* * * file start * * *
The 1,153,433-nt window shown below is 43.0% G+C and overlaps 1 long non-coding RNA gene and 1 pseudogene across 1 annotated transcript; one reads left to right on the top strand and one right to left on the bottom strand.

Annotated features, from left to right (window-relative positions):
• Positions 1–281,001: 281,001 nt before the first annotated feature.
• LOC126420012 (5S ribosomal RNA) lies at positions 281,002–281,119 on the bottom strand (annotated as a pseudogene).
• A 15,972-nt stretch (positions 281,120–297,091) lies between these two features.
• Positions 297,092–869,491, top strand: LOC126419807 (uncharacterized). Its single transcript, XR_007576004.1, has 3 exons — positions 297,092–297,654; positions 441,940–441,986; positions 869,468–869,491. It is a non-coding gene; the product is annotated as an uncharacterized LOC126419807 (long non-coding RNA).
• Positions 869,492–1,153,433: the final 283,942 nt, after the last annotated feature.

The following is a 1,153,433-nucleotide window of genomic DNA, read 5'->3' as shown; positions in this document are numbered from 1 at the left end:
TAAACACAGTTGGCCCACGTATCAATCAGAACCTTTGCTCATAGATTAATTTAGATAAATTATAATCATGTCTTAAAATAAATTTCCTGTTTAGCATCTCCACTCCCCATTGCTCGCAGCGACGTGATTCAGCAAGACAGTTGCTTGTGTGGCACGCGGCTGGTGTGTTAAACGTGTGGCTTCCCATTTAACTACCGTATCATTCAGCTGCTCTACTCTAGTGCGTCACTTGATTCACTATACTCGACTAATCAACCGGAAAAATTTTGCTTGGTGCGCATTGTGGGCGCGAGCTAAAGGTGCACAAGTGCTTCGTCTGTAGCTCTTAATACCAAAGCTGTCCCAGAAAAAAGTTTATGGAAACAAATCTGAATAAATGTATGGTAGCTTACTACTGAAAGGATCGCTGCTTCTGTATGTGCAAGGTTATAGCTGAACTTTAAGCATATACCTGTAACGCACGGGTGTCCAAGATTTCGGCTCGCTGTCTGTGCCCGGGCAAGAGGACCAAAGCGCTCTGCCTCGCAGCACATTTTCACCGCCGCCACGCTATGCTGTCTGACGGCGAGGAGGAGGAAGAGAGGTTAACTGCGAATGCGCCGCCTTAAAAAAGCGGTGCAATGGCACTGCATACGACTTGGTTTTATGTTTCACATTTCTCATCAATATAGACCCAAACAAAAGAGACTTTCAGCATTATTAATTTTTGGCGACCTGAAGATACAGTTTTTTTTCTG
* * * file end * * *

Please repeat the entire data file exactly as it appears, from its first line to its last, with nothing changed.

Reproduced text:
The 1,153,433-nt window shown below is 43.0% G+C and overlaps 1 long non-coding RNA gene and 1 pseudogene across 1 annotated transcript; one reads left to right on the top strand and one right to left on the bottom strand.

Annotated features, from left to right (window-relative positions):
• Positions 1–281,001: 281,001 nt before the first annotated feature.
• LOC126420012 (5S ribosomal RNA) lies at positions 281,002–281,119 on the bottom strand (annotated as a pseudogene).
• A 15,972-nt stretch (positions 281,120–297,091) lies between these two features.
• Positions 297,092–869,491, top strand: LOC126419807 (uncharacterized). Its single transcript, XR_007576004.1, has 3 exons — positions 297,092–297,654; positions 441,940–441,986; positions 869,468–869,491. It is a non-coding gene; the product is annotated as an uncharacterized LOC126419807 (long non-coding RNA).
• Positions 869,492–1,153,433: the final 283,942 nt, after the last annotated feature.

The following is a 1,153,433-nucleotide window of genomic DNA, read 5'->3' as shown; positions in this document are numbered from 1 at the left end:
TAAACACAGTTGGCCCACGTATCAATCAGAACCTTTGCTCATAGATTAATTTAGATAAATTATAATCATGTCTTAAAATAAATTTCCTGTTTAGCATCTCCACTCCCCATTGCTCGCAGCGACGTGATTCAGCAAGACAGTTGCTTGTGTGGCACGCGGCTGGTGTGTTAAACGTGTGGCTTCCCATTTAACTACCGTATCATTCAGCTGCTCTACTCTAGTGCGTCACTTGATTCACTATACTCGACTAATCAACCGGAAAAATTTTGCTTGGTGCGCATTGTGGGCGCGAGCTAAAGGTGCACAAGTGCTTCGTCTGTAGCTCTTAATACCAAAGCTGTCCCAGAAAAAAGTTTATGGAAACAAATCTGAATAAATGTATGGTAGCTTACTACTGAAAGGATCGCTGCTTCTGTATGTGCAAGGTTATAGCTGAACTTTAAGCATATACCTGTAACGCACGGGTGTCCAAGATTTCGGCTCGCTGTCTGTGCCCGGGCAAGAGGACCAAAGCGCTCTGCCTCGCAGCACATTTTCACCGCCGCCACGCTATGCTGTCTGACGGCGAGGAGGAGGAAGAGAGGTTAACTGCGAATGCGCCGCCTTAAAAAAGCGGTGCAATGGCACTGCATACGACTTGGTTTTATGTTTCACATTTCTCATCAATATAGACCCAAACAAAAGAGACTTTCAGCATTATTAATTTTTGGCGACCTGAAGATACAGTTTTTTTTCTG